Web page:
Nathan Lewis

Fellow, Center on Wealth & Poverty

Nathan Lewis is the author of four books on economic topics, including three about the gold standard. He has maintained a website on economic topics since 2005, at He has fifteen years of experience in the asset management industry, in research and portfolio management. Today, he is the editor of the Polaris Letter, an investment newsletter.


The BRICs Go For Gold

After months of debate about various currency and commodity baskets, a Russia- and China-led consortium has apparently settled on using gold as the basis of a planned new international currency system separate from the US dollar and euro.

What’s Being Done to Reduce Wealth Inequality in the US?

Wealth inequality has grown in recent years. There are nearly 1,000 billionaires in the U. S. and the wealthiest Americans have never been richer. In contrast, poor and working-class Americans have seen their incomes stagnate and fall. Discovery Fellow Nathan Lewis joined NPR to discuss what can be done to reduce wealth inequality in the United States.

“Taxing All Income The Same” Done Right

“Taxing all income the same” is the right idea. Without it, we are lost at sea where every possible stupidity can be justified by “fairness.” This is the principle of Uniformity, and it should be the basis for our tax system of the future.

What Is “M2,” And Why Should We Care About It?

Of the various “monetary aggregates” (at one point, I think over thirteen were identified), “M2” is perhaps the most commonly referenced. It is supposedly important. But why? To answer that, we have to first figure out what it is.

What’s Wrong With Turkey?

Unfortunately, Turkey has a long history of currency failure, so it would be no surprise if the country were to stack up some new failures today. But, it doesn’t have to be that way. In the past, mostly before 1970, the Turkish lira had long stretches of reliability, and perhaps Turkey will aspire to greatness again.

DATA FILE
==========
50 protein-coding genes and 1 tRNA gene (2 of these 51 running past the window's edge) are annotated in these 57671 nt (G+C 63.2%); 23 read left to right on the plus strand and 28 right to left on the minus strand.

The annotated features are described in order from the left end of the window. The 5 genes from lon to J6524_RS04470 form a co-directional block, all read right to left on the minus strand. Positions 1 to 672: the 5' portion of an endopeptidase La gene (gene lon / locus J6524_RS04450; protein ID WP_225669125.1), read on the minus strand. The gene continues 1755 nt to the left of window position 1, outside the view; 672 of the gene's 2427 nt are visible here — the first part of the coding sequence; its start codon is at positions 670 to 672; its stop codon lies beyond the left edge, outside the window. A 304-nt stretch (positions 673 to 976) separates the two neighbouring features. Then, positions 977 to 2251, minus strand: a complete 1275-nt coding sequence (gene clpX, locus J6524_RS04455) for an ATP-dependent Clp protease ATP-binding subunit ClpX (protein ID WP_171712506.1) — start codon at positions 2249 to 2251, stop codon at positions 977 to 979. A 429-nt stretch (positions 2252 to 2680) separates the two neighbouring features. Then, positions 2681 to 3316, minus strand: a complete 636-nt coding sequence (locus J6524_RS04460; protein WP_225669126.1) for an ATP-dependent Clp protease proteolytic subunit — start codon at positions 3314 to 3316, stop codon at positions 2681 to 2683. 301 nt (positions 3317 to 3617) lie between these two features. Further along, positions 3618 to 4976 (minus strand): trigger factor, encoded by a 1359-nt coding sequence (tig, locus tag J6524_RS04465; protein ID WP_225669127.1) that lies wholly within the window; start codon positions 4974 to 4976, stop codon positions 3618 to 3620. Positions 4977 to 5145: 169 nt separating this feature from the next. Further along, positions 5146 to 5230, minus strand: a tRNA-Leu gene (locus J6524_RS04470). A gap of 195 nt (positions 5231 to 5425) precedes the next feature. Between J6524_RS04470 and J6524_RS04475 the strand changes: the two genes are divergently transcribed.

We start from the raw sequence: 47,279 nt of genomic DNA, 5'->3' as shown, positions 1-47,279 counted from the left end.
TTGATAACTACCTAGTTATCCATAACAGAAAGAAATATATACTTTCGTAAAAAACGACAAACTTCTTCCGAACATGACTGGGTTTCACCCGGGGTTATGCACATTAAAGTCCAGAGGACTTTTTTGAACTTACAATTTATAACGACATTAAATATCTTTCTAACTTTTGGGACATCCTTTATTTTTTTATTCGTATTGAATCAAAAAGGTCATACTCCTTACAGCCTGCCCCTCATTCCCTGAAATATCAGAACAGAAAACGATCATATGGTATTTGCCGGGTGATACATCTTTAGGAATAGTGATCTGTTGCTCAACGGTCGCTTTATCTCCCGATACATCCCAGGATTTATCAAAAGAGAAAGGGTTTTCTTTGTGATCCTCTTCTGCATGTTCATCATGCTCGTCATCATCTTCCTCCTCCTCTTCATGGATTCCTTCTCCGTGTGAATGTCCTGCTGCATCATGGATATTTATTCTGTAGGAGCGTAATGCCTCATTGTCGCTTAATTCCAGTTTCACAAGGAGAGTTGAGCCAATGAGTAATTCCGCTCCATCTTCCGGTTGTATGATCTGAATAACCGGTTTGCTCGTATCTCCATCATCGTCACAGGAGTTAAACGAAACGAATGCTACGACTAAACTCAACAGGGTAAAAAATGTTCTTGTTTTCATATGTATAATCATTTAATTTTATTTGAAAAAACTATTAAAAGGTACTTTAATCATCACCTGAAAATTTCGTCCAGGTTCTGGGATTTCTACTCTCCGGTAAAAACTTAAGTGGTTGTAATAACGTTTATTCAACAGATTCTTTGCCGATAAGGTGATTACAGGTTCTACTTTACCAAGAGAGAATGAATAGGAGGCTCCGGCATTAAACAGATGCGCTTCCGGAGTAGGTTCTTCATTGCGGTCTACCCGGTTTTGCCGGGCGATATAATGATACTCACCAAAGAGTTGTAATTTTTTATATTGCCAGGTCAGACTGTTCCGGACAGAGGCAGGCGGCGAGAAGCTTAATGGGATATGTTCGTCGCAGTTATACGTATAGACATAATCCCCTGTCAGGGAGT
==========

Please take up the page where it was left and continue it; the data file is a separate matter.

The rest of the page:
What’s Wrong with “Neoliberal Economics”?

As a member of the “supply side” branch of modern classical economics, I might be labeled a “neoliberal economist” by some. But, there are important points at which common “neoliberal” economics fails badly, and which give rise to much-deserved criticism.

Rationalizing Tariffs

Economic Nationalism tends to boil down into two basic policies: tariffs, and limited immigration. Sometimes, in the past, it has meant currency devaluations, but today that is not really proposed. On a broader basis, it means that economic policy should result in positive outcomes, for the whole of the population.

Prescription Drugs Should Be Almost Free, And Actually, They Already Are

For a long time, people have been debating drug prices in the United States. This is stupid. Today, about 90% of all prescriptions are for generic drugs. Probably, the percentage should be higher than this (it is 97% in China). Generic prescription drugs should be like Tylenol — almost free. Actually, they already are almost free.

We Are Going To Have A Much Smaller Federal Government

The original Federal government of the Constitution was framed on the principle of a limited government of “Enumerated Powers.” In other words, it would handle a short and definite list of responsibilities. All other functions of government would be the responsibilities of the States.

Demographic Collapse #2: Ponzi Schemes

I have been arguing that a decline in population (“demographic collapse”) need not be a bad thing. If per-worker productivity remains high, or better yet rises considerably, then individuals and the society in general will remain wealthy and prosperous.

Interview With Dmitriy Balkovskiy

Dmitriy Balkovskiy, a Russian businessman, published my first book Gold: The Once and Future Money (2007) in the Russian language. This worked well: Not long after, Russia’s largest television station, Channel One, sent a video crew to my house in Upstate New York to interview me for a big documentary on the world monetary system.

“Money Printing” in the 1960s

I was going to do something on the last years of Bretton Woods, involving William McChesney Martin at the Fed, and Presidents Johnson and Nixon. But, to do this properly would take some serious research, which I never got around to. (It would make a nice book.) So, today — the fiftieth anniversary of the official End of the Bretton Woods system on August 15, 1971 — we will instead take a step-by-step approach, piecing together little clues along the way.